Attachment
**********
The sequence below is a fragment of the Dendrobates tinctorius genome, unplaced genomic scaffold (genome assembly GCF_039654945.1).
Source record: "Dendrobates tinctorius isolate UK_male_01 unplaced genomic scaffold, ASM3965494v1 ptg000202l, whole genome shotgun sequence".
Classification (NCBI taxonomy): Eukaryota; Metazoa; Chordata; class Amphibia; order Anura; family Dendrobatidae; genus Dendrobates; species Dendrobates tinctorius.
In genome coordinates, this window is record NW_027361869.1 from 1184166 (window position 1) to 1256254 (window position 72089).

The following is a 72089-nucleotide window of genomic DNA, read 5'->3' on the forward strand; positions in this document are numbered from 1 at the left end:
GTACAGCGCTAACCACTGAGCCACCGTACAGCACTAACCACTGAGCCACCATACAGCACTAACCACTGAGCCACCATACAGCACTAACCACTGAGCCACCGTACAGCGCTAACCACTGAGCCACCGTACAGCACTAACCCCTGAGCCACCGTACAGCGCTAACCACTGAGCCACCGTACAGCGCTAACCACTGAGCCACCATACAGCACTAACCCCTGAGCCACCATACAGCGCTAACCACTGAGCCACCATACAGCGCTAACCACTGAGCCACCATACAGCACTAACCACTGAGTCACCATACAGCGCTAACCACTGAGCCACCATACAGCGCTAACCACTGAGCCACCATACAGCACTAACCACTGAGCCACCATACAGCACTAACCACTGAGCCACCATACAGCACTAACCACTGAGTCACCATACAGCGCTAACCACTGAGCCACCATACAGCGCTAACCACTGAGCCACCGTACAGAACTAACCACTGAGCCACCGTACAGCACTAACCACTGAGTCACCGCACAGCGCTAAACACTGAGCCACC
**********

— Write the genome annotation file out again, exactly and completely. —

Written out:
The sequence below is a fragment of the Dendrobates tinctorius genome, unplaced genomic scaffold (genome assembly GCF_039654945.1).
Source record: "Dendrobates tinctorius isolate UK_male_01 unplaced genomic scaffold, ASM3965494v1 ptg000202l, whole genome shotgun sequence".
Classification (NCBI taxonomy): Eukaryota; Metazoa; Chordata; class Amphibia; order Anura; family Dendrobatidae; genus Dendrobates; species Dendrobates tinctorius.
In genome coordinates, this window is record NW_027361869.1 from 1184166 (window position 1) to 1256254 (window position 72089).

The following is a 72089-nucleotide window of genomic DNA, read 5'->3' on the forward strand; positions in this document are numbered from 1 at the left end:
GTACAGCGCTAACCACTGAGCCACCGTACAGCACTAACCACTGAGCCACCATACAGCACTAACCACTGAGCCACCATACAGCACTAACCACTGAGCCACCGTACAGCGCTAACCACTGAGCCACCGTACAGCACTAACCCCTGAGCCACCGTACAGCGCTAACCACTGAGCCACCGTACAGCGCTAACCACTGAGCCACCATACAGCACTAACCCCTGAGCCACCATACAGCGCTAACCACTGAGCCACCATACAGCGCTAACCACTGAGCCACCATACAGCACTAACCACTGAGTCACCATACAGCGCTAACCACTGAGCCACCATACAGCGCTAACCACTGAGCCACCATACAGCACTAACCACTGAGCCACCATACAGCACTAACCACTGAGCCACCATACAGCACTAACCACTGAGTCACCATACAGCGCTAACCACTGAGCCACCATACAGCGCTAACCACTGAGCCACCGTACAGAACTAACCACTGAGCCACCGTACAGCACTAACCACTGAGTCACCGCACAGCGCTAAACACTGAGCCACC